On another note: The regulations state that each rider must race his (or hers) chances and we saw nothing on that on the line yesterday. I have – in vain – tried to find the communique, do you by any chance have the opportunity to see and read it; were they fined for not racing to the line? (I would assume so, a symbolic fine at least)

      • That was fast! Thank you for clearing that up.
        I have seen it before and the DS’ know of this, of course, so I don’t understand why they not even pretend to defend their chances. It’s their choice anyway, of course, but it looks strange – but understandable, being team mates.

  10. God, how about Lukas Pöstlberger eating a wasp and going anaphylactic? What a way to leave a Tour de France–and a potentially terrifying one. (I wonder if they have epi kits in the medical car.)

    • Yes to the kits in the car, I’ve seen a list of the medical kit they carry a couple of years ago and it’s comprehensive, it looks they can perform almost any field medicine if needed, there’s more than ice spray and paracetamol. There’s also more than one car plus an ambulance with the broom wagon ready at all times too.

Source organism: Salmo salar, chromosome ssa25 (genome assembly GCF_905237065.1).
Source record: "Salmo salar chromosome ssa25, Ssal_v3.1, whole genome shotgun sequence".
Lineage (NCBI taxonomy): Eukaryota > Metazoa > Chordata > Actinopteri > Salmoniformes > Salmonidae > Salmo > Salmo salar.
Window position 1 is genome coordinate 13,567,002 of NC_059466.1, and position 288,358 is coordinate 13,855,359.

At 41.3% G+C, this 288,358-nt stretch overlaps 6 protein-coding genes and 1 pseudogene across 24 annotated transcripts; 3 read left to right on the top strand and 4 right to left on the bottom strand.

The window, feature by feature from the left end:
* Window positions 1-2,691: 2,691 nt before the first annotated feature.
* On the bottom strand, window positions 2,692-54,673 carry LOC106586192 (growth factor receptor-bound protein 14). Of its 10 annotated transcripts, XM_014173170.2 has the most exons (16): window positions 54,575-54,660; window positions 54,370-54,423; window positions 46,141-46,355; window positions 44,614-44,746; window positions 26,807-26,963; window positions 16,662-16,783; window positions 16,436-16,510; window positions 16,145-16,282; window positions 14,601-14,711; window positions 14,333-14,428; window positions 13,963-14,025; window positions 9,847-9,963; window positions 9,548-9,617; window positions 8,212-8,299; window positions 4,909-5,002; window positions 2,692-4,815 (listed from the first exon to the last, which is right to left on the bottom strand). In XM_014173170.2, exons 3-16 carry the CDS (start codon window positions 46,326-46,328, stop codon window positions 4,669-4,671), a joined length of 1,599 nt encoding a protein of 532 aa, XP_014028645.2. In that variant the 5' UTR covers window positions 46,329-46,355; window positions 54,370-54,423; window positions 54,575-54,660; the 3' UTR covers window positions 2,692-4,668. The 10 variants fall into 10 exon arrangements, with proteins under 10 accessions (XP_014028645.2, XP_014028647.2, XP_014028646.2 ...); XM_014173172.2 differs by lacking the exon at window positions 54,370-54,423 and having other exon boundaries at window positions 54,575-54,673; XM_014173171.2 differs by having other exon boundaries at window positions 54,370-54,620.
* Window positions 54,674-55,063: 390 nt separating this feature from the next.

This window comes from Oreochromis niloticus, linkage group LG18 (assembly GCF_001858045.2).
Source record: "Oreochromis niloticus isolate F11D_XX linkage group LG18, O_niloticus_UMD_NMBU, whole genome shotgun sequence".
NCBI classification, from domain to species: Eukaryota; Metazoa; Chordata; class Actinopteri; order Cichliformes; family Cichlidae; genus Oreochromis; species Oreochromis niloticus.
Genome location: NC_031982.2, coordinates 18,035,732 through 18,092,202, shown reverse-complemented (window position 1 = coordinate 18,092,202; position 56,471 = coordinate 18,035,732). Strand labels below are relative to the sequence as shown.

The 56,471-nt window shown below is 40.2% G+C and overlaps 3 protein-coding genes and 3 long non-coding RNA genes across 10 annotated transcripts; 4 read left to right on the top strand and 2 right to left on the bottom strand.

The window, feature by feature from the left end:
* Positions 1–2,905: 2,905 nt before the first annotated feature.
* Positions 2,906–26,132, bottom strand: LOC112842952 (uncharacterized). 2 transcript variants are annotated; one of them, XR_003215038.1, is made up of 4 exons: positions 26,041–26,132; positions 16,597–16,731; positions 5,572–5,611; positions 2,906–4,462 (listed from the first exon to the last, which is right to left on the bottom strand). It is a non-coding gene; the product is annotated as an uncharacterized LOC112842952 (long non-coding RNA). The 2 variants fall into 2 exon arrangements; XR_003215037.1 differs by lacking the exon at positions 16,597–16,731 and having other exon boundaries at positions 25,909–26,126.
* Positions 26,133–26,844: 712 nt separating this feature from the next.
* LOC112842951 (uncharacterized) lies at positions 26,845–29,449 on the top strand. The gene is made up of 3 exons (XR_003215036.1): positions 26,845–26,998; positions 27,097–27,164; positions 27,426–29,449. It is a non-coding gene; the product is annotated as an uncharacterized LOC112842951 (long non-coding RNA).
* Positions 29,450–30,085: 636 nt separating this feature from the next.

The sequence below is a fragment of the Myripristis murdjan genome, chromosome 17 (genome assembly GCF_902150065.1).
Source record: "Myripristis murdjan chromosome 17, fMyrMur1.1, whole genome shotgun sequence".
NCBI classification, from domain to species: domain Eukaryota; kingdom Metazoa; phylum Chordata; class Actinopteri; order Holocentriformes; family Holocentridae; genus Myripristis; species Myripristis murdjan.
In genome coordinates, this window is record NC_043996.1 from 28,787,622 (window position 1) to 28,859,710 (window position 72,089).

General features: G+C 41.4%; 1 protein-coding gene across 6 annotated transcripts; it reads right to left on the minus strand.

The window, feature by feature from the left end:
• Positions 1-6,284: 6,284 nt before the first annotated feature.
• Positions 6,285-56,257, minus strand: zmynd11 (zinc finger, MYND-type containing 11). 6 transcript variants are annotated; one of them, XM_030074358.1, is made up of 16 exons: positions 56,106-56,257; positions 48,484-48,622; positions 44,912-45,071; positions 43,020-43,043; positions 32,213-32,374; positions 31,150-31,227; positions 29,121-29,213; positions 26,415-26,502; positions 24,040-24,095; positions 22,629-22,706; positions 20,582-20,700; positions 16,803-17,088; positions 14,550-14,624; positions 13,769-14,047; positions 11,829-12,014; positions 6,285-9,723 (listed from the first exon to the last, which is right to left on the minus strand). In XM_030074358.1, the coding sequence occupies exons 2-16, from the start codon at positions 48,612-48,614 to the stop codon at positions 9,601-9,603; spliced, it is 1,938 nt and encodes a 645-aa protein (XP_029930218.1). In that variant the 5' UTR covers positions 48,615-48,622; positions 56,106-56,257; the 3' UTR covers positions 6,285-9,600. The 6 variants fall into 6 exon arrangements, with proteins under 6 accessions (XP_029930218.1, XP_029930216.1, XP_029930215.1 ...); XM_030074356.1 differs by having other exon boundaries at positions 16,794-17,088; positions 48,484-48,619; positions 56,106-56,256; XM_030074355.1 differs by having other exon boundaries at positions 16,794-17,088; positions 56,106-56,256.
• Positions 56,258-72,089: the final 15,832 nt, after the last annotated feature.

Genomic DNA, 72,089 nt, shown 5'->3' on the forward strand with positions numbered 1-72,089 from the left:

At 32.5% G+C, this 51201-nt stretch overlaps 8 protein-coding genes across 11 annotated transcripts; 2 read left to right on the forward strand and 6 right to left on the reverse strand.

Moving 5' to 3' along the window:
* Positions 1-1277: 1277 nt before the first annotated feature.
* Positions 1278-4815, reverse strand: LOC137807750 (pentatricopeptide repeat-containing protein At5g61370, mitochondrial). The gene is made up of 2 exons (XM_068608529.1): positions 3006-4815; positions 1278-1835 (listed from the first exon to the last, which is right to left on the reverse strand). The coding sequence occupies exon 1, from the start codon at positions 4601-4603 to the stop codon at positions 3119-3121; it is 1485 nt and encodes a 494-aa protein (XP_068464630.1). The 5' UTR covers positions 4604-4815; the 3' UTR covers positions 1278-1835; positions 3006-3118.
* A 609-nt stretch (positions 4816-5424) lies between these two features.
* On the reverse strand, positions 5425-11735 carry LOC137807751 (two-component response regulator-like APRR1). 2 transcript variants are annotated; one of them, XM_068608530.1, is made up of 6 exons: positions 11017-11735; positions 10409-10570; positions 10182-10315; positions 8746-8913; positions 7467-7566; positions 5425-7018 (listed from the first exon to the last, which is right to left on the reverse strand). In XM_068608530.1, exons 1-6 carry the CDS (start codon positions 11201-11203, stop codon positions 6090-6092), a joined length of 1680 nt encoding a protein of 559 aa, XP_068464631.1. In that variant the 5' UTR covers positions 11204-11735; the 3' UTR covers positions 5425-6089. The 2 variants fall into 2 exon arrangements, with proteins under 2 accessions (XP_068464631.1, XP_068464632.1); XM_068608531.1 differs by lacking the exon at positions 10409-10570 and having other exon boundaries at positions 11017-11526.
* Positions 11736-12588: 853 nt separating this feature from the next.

• That’s good to know. They clearly had the goods when Froome wiped out last summer, though that was a local ambulance, if I recall.

        Back in my youth I was an Outward Bound instructor and watched a fellow instructor drop like a stone after a bee sting. Or so it seemed. The epi kit was a literal lifesaver, and it was kind of miraculous to watch its effects.

        (They should put a shrink in the medical car as well–I could see dropping back for a quick session after a frustrating mechanical or after being yelled at by Tony Martin.)

    • No comment on 2017 – other than that although we cannot know what would’ve happened after stage 4 it is indeed likely that it would’ve taken a ton of bad luck, an injury or illness, to steal the green jersey away from Sagan.
      But this year: the relegation cost Sagan the 30 points, the penalty cost him 13 points and Bennett gained 10 points. Bennett would still be the one wearing the green jersey on Sunday morning; I don’t think we can assume that the racing would’ve been different (if Sagan’s second place had stood) and the outcome of stages and intermediate sprints therefore more in his favour.